IBM RegTech Innovations

Holistic surveillance: Treating a business like family

Share this post:

If you’re a parent, you have most likely discovered the benefit of technology to help keep your children safe. Tech like video cameras can assure you your child has made it home from school, while apps can let you know your child’s location or notify you if they’re speeding while driving, or can even tell you how much time they’re spending on social media. It would be safe to say that thanks to modern technology, you’re able to ensure the safety of your family and stay connected more than ever before. While to the child this level of insight might come across as overbearing, these controls warn you of a potential problem before it happens and give you the opportunity to address bad habits at the first sign of trouble.

In much the same way, businesses are also turning to technology to proactively gain an understanding of conduct issues, address regulatory obligations and uncover questionable business practices to establish transparency, and keep the organization and its customers safe. At IBM Think 2019 in San Francisco, I had the pleasure of attending a session on specifically this subject. Sonali Bhavsar, IBM Associate Partner in Watson FSS Industry Platforms presented “Harnessing Advanced Technologies to Meet Modern-Day Surveillance Challenges.” She explained how businesses are using surveillance technology to provide security to their organizations, but also cautioned that the same businesses are challenged by the limitations of legacy technology, which hampers the time and effort required to manually address surveillance concerns.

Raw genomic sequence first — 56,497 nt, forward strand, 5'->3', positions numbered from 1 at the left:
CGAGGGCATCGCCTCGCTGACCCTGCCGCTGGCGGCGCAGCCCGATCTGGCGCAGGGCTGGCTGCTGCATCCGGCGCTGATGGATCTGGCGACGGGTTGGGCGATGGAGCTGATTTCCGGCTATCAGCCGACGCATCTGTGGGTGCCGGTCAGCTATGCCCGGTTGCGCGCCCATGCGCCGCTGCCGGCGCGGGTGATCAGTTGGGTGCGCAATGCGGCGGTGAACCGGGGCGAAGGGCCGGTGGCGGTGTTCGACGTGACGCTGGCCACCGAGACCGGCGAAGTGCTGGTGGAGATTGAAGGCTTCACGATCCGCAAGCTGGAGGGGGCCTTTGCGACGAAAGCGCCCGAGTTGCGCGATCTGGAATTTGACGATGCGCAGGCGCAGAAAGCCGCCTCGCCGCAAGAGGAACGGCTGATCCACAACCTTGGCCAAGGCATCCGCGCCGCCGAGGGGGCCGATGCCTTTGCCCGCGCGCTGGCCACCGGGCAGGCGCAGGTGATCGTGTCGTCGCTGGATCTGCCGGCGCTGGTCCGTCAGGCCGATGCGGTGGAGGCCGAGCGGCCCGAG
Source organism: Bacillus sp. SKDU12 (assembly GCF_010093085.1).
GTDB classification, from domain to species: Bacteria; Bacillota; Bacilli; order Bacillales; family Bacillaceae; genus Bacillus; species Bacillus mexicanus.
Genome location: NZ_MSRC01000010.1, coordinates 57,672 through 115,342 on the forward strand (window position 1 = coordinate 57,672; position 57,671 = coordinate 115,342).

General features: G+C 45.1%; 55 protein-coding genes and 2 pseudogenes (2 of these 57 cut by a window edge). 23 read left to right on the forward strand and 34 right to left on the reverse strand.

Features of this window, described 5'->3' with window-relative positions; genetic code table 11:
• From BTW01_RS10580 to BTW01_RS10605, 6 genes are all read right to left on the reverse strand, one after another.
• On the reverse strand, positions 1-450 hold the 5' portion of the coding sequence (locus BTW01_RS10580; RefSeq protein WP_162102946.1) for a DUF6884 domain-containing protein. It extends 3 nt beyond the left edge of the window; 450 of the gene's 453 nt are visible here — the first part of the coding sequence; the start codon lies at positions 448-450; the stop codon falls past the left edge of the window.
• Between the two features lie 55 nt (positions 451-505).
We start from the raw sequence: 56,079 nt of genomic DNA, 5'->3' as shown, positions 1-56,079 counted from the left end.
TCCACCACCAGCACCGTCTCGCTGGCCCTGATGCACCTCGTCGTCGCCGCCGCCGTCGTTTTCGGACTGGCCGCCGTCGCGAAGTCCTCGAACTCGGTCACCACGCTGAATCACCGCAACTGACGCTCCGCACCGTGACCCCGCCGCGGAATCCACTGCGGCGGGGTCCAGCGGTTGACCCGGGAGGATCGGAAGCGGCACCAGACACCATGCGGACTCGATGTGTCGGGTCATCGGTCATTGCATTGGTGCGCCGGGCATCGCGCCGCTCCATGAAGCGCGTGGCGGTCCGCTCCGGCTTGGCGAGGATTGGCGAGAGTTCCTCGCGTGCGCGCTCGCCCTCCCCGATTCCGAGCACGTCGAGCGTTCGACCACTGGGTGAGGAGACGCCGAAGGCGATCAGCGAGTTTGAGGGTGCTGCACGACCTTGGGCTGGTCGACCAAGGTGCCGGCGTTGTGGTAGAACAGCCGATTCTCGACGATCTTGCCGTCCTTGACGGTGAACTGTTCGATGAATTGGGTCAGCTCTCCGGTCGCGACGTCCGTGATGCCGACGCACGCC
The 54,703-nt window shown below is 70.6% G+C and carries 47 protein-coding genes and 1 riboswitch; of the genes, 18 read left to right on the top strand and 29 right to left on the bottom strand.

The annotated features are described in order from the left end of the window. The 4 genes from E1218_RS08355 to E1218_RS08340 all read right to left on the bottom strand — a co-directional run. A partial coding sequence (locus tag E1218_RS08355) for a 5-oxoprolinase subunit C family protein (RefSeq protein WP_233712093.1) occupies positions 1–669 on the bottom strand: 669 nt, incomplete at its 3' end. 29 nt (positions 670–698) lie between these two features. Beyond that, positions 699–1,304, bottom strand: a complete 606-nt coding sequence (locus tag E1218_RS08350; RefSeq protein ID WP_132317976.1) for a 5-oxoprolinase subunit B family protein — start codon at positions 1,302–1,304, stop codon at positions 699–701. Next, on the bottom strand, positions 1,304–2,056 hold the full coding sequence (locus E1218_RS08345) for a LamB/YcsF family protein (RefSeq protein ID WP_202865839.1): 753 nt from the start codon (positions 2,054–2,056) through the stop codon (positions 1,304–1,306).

The role current technology plays in surveillance

Since organizations cannot watch over each and every employee like a parent does for their child, instead, they rely on technology to get a complete and accurate picture of employee behavior and watch for actions that either violate rules outright or are headed in that direction. To be effective, organizations need to have real-time supervision and surveillance, as well as be predictive instead of reactive. These points are essential for every institution as regulatory pressure continues to mount, and high-profile cases of employee misconduct can cause widely-reported reputational and financial damage.

To keep with the parent and child analogy, let’s think about why current surveillance methods make it difficult to appropriately identify misconduct and issues. Just as your teenager will find ways to circumvent whatever controls or oversight on their communication you put in place (for example, they may turn to Instagram direct message versus texting), so too do employees realize that email is the most heavily scrutinized communication channel and will choose alternative methods such as Slack, Signal, or Telegram. Traditional surveillance technology cannot keep pace with the changing dynamics of communication.

The future of surveillance

In her presentation, Ms. Bhavsar introduced the idea of “holistic surveillance.” Simply put, instead of firms relying on rule-based alert systems designed for email communication and static keywords, they should take a holistic approach that makes use of a reasoning engine that can take in information from multiple data sources including email, voice, text and even other data like trade and customer feedback. By using learning models that are continuously updated, and provide effective, easy-to-use visualization tools, surveillance becomes predictive and preventative in real-time. This will improve the accuracy of alerts, reducing false positives and increasing the efficiency of investigations and their findings.